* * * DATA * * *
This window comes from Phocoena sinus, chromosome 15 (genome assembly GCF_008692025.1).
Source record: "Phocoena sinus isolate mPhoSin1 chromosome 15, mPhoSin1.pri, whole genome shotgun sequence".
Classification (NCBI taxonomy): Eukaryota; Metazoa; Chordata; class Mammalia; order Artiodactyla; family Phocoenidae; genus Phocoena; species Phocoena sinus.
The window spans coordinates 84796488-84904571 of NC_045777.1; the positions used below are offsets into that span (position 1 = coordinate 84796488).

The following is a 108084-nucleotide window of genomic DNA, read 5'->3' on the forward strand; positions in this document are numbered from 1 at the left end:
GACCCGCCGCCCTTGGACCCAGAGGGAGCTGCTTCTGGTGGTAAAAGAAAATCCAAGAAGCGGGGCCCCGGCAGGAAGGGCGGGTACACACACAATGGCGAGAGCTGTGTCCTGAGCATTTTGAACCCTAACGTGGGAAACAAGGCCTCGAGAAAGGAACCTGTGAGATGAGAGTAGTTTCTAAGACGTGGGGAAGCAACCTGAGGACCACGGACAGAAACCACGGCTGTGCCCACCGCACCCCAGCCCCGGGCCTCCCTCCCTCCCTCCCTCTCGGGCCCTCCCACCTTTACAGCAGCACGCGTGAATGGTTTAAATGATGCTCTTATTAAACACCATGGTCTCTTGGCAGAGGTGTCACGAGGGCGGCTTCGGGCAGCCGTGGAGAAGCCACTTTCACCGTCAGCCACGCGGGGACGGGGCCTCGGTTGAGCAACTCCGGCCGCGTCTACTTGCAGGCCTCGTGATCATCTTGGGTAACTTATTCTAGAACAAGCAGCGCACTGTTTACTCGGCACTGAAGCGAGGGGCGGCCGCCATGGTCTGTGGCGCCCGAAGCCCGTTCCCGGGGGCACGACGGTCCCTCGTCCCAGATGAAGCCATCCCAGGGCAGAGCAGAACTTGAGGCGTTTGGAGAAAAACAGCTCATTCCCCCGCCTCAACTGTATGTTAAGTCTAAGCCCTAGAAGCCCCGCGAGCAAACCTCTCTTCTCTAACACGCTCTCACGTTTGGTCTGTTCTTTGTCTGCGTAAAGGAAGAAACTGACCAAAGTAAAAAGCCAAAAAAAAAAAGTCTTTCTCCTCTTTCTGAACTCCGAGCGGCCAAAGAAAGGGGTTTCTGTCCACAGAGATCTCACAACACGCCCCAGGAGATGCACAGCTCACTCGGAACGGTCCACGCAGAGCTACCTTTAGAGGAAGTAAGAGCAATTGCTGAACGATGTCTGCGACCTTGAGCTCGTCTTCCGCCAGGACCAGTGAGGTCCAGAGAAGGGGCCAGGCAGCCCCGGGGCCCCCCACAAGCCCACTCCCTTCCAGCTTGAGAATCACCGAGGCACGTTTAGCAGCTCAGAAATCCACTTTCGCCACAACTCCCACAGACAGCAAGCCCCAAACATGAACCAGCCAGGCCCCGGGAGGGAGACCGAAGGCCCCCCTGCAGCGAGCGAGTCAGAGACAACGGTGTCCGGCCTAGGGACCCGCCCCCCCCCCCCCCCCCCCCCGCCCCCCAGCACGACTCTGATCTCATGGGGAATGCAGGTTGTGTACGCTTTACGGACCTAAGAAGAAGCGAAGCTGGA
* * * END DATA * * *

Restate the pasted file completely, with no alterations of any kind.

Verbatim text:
This window comes from Phocoena sinus, chromosome 15 (genome assembly GCF_008692025.1).
Source record: "Phocoena sinus isolate mPhoSin1 chromosome 15, mPhoSin1.pri, whole genome shotgun sequence".
Classification (NCBI taxonomy): Eukaryota; Metazoa; Chordata; class Mammalia; order Artiodactyla; family Phocoenidae; genus Phocoena; species Phocoena sinus.
The window spans coordinates 84796488-84904571 of NC_045777.1; the positions used below are offsets into that span (position 1 = coordinate 84796488).

The following is a 108084-nucleotide window of genomic DNA, read 5'->3' on the forward strand; positions in this document are numbered from 1 at the left end:
GACCCGCCGCCCTTGGACCCAGAGGGAGCTGCTTCTGGTGGTAAAAGAAAATCCAAGAAGCGGGGCCCCGGCAGGAAGGGCGGGTACACACACAATGGCGAGAGCTGTGTCCTGAGCATTTTGAACCCTAACGTGGGAAACAAGGCCTCGAGAAAGGAACCTGTGAGATGAGAGTAGTTTCTAAGACGTGGGGAAGCAACCTGAGGACCACGGACAGAAACCACGGCTGTGCCCACCGCACCCCAGCCCCGGGCCTCCCTCCCTCCCTCCCTCTCGGGCCCTCCCACCTTTACAGCAGCACGCGTGAATGGTTTAAATGATGCTCTTATTAAACACCATGGTCTCTTGGCAGAGGTGTCACGAGGGCGGCTTCGGGCAGCCGTGGAGAAGCCACTTTCACCGTCAGCCACGCGGGGACGGGGCCTCGGTTGAGCAACTCCGGCCGCGTCTACTTGCAGGCCTCGTGATCATCTTGGGTAACTTATTCTAGAACAAGCAGCGCACTGTTTACTCGGCACTGAAGCGAGGGGCGGCCGCCATGGTCTGTGGCGCCCGAAGCCCGTTCCCGGGGGCACGACGGTCCCTCGTCCCAGATGAAGCCATCCCAGGGCAGAGCAGAACTTGAGGCGTTTGGAGAAAAACAGCTCATTCCCCCGCCTCAACTGTATGTTAAGTCTAAGCCCTAGAAGCCCCGCGAGCAAACCTCTCTTCTCTAACACGCTCTCACGTTTGGTCTGTTCTTTGTCTGCGTAAAGGAAGAAACTGACCAAAGTAAAAAGCCAAAAAAAAAAAGTCTTTCTCCTCTTTCTGAACTCCGAGCGGCCAAAGAAAGGGGTTTCTGTCCACAGAGATCTCACAACACGCCCCAGGAGATGCACAGCTCACTCGGAACGGTCCACGCAGAGCTACCTTTAGAGGAAGTAAGAGCAATTGCTGAACGATGTCTGCGACCTTGAGCTCGTCTTCCGCCAGGACCAGTGAGGTCCAGAGAAGGGGCCAGGCAGCCCCGGGGCCCCCCACAAGCCCACTCCCTTCCAGCTTGAGAATCACCGAGGCACGTTTAGCAGCTCAGAAATCCACTTTCGCCACAACTCCCACAGACAGCAAGCCCCAAACATGAACCAGCCAGGCCCCGGGAGGGAGACCGAAGGCCCCCCTGCAGCGAGCGAGTCAGAGACAACGGTGTCCGGCCTAGGGACCCGCCCCCCCCCCCCCCCCCCCCCGCCCCCCAGCACGACTCTGATCTCATGGGGAATGCAGGTTGTGTACGCTTTACGGACCTAAGAAGAAGCGAAGCTGGA